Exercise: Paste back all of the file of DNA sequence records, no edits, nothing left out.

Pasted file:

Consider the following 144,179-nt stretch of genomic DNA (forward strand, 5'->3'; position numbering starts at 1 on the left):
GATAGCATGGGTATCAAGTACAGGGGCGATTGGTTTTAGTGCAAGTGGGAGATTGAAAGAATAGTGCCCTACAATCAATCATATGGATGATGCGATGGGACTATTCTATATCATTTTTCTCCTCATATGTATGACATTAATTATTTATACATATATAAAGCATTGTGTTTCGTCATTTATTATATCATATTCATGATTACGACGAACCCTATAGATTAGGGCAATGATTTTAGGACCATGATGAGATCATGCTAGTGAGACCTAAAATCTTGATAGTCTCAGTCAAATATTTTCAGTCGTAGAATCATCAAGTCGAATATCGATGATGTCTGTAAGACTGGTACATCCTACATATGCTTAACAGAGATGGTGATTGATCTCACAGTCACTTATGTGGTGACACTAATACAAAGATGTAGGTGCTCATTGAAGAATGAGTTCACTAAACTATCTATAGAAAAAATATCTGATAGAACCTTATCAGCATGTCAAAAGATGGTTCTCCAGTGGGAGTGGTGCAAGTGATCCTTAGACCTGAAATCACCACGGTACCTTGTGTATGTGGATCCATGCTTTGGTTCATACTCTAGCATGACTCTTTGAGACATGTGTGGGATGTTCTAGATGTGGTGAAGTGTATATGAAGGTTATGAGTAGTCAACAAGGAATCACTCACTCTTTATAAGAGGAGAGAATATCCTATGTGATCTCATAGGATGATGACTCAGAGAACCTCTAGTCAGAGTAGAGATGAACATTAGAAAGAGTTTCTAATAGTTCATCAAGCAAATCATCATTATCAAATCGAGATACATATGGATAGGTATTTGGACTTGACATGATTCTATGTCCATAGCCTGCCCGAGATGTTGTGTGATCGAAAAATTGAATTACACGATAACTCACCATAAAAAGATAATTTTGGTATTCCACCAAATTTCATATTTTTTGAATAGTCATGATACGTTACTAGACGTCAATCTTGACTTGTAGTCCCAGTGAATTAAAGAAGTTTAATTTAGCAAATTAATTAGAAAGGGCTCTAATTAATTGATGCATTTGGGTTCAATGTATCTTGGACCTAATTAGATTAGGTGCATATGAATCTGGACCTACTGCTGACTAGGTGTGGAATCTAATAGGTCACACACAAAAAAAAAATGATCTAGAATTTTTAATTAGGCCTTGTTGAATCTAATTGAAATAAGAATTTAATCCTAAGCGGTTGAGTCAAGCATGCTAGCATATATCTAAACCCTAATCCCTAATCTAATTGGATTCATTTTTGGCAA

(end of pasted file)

Consider the following 144,179-nt stretch of genomic DNA (forward strand, 5'->3'; position numbering starts at 1 on the left):
GATAGCATGGGTATCAAGTACAGGGGCGATTGGTTTTAGTGCAAGTGGGAGATTGAAAGAATAGTGCCCTACAATCAATCATATGGATGATGCGATGGGACTATTCTATATCATTTTTCTCCTCATATGTATGACATTAATTATTTATACATATATAAAGCATTGTGTTTCGTCATTTATTATATCATATTCATGATTACGACGAACCCTATAGATTAGGGCAATGATTTTAGGACCATGATGAGATCATGCTAGTGAGACCTAAAATCTTGATAGTCTCAGTCAAATATTTTCAGTCGTAGAATCATCAAGTCGAATATCGATGATGTCTGTAAGACTGGTACATCCTACATATGCTTAACAGAGATGGTGATTGATCTCACAGTCACTTATGTGGTGACACTAATACAAAGATGTAGGTGCTCATTGAAGAATGAGTTCACTAAACTATCTATAGAAAAAATATCTGATAGAACCTTATCAGCATGTCAAAAGATGGTTCTCCAGTGGGAGTGGTGCAAGTGATCCTTAGACCTGAAATCACCACGGTACCTTGTGTATGTGGATCCATGCTTTGGTTCATACTCTAGCATGACTCTTTGAGACATGTGTGGGATGTTCTAGATGTGGTGAAGTGTATATGAAGGTTATGAGTAGTCAACAAGGAATCACTCACTCTTTATAAGAGGAGAGAATATCCTATGTGATCTCATAGGATGATGACTCAGAGAACCTCTAGTCAGAGTAGAGATGAACATTAGAAAGAGTTTCTAATAGTTCATCAAGCAAATCATCATTATCAAATCGAGATACATATGGATAGGTATTTGGACTTGACATGATTCTATGTCCATAGCCTGCCCGAGATGTTGTGTGATCGAAAAATTGAATTACACGATAACTCACCATAAAAAGATAATTTTGGTATTCCACCAAATTTCATATTTTTTGAATAGTCATGATACGTTACTAGACGTCAATCTTGACTTGTAGTCCCAGTGAATTAAAGAAGTTTAATTTAGCAAATTAATTAGAAAGGGCTCTAATTAATTGATGCATTTGGGTTCAATGTATCTTGGACCTAATTAGATTAGGTGCATATGAATCTGGACCTACTGCTGACTAGGTGTGGAATCTAATAGGTCACACACAAAAAAAAAATGATCTAGAATTTTTAATTAGGCCTTGTTGAATCTAATTGAAATAAGAATTTAATCCTAAGCGGTTGAGTCAAGCATGCTAGCATATATCTAAACCCTAATCCCTAATCTAATTGGATTCATTTTTGGCAA